It’s hard to feel sorry for those whose way of life is changing, but it needs to.

The "Good Old Days" were very bad old days, and what was old-fashioned would be too onerous for their tastes today: They took all precautions necessary to survive World wars, flus and polio — but now won’t don a mask to protect themselves, let alone others.

At local protests led by so many young people, most of whom are white, I could tell that, unlike those before them, they see our world and don’t want it — and it’s their world from now on, not ours. We had our chance and we blew it.

Cars honked their approval at our signs and chants, though one guy yelled that all people matter, unmindful that George Floyd didn’t — nor all those who died before this defining moment could come.

A man made a YouTube while driving around Fifth Avenue in New York City, bewailing all the iconic stores now boarded up due to vandalism or the threat of it. To him, property is more important than people, and he blamed looting on the protesters and not on opportunistic thieves who take advantage of chaotic times.

Those who cater to wealthy society will be back in business in no time and without a hitch, but all those dead blacks for whom we protest are dead forever.

Jon Stewart says police serve as a border patrol between two Americas in order to perpetuate segregation, calling to my mind what slave owners always feared, that Blacks would riot and rebel and change that ugly world forever.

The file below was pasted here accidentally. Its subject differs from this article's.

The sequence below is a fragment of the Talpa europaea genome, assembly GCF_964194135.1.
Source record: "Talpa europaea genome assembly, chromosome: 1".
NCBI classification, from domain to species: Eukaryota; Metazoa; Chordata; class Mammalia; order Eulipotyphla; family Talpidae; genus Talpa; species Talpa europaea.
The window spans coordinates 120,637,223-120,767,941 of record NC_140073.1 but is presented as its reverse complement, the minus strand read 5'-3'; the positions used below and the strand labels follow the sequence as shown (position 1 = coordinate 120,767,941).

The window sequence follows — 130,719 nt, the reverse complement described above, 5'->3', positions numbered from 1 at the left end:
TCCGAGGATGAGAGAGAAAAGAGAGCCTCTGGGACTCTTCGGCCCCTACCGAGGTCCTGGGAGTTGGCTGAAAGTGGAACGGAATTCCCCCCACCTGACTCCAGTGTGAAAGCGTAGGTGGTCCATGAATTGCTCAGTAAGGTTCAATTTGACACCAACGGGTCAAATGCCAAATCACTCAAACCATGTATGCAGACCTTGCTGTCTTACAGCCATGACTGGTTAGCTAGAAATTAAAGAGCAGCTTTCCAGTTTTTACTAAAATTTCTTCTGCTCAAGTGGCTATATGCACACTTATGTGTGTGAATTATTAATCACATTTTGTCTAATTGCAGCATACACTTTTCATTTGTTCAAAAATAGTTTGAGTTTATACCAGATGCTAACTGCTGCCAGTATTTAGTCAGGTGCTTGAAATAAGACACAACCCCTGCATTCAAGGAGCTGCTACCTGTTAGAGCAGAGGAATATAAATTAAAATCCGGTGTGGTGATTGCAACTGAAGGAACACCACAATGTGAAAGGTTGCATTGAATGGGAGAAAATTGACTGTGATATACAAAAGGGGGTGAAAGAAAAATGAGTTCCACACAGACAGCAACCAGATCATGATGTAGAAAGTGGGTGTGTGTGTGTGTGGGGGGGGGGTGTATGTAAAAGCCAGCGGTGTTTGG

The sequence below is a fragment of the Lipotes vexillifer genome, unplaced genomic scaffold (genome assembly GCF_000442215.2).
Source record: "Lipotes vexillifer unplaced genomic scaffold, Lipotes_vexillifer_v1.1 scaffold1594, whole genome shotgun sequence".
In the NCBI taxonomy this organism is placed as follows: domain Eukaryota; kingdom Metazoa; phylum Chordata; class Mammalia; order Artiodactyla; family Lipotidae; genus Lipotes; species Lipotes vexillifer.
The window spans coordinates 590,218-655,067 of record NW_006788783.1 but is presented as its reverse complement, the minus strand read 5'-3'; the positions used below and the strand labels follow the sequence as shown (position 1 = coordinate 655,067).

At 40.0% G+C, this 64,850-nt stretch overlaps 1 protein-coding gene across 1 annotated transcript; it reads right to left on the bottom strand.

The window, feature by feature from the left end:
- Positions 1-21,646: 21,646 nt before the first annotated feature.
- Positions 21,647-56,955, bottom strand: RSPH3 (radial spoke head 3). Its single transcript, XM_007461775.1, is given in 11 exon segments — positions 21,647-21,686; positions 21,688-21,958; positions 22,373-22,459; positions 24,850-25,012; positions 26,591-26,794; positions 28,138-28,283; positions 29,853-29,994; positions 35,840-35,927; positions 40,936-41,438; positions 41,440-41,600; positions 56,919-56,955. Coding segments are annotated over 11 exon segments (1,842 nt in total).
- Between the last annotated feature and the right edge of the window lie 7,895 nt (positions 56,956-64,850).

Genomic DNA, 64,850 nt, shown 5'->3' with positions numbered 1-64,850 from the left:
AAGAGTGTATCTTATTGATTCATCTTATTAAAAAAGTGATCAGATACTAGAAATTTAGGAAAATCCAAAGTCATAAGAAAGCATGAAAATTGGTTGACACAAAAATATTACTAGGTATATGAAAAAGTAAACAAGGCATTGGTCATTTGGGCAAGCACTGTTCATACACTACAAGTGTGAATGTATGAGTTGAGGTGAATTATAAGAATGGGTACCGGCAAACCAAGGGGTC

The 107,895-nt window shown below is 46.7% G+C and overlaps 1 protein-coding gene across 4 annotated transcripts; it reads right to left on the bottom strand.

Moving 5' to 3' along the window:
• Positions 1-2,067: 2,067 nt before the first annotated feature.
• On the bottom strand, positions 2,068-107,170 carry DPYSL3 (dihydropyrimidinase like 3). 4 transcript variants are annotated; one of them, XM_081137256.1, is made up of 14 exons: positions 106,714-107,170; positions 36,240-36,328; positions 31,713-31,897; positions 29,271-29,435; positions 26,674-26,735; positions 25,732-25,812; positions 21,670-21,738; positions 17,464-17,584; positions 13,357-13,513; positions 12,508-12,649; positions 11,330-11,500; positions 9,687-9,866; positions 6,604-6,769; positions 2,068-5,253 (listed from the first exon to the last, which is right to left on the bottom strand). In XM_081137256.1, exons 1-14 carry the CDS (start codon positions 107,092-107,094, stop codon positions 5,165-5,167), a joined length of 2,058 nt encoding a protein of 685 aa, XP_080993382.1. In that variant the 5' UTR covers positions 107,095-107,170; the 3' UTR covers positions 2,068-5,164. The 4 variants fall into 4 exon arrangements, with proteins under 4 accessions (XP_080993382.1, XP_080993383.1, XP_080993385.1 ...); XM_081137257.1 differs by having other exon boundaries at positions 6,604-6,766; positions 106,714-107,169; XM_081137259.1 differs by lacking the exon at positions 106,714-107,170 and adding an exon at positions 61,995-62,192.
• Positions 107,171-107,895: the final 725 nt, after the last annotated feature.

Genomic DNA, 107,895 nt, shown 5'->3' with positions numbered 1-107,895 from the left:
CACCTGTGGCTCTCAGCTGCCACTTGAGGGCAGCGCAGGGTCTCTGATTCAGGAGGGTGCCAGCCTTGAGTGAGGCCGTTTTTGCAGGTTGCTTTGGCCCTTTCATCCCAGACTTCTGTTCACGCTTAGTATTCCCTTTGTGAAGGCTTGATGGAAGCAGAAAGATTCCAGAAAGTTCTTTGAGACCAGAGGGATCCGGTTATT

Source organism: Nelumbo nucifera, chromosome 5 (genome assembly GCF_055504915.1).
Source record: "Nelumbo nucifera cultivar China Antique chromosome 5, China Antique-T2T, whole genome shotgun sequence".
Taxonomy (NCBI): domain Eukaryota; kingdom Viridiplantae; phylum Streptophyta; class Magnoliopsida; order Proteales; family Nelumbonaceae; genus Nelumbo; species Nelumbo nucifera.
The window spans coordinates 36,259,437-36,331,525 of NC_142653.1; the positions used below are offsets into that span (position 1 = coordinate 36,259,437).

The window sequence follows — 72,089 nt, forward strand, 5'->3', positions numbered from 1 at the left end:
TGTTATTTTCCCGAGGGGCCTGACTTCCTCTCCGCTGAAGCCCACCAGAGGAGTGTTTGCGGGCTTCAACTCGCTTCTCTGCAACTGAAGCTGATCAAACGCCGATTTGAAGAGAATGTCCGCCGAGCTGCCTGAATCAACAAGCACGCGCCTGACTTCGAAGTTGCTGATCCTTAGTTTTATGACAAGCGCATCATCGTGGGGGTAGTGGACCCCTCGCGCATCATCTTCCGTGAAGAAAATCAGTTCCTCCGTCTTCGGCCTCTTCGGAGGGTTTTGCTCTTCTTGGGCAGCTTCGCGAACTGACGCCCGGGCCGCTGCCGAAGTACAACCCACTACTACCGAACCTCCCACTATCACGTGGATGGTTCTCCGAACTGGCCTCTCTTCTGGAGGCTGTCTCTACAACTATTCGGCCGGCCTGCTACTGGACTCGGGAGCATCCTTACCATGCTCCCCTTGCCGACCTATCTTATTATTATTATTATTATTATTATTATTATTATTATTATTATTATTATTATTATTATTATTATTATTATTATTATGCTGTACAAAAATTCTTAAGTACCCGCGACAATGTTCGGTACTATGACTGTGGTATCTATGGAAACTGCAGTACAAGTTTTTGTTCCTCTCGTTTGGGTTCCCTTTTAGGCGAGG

I watch the news now filled with images of mayors and governors and police chiefs, so many of whom are Black, and recall younger days when I thought that if white society just heard the truth, things would change. Silly me.

It’s taken all this time, including as a civil rights leader and in the perpetual company of Blacks to go through what they have for generations — just because I was in their company. Now, the face of our world is changing, and I couldn’t be more proud.

But this must be more than a moment. It must be an eternal movement or we will forever wage an American Civil War.

John Burciaga of Newburyport is a former vice president and housing chair of a NAACP branch. One harrowing experience alluded to above appeared as “I Remember Baltimore” in this space five years ago. He blogs at "Ichabod’s Kin" on WordPress and may be reached directly at


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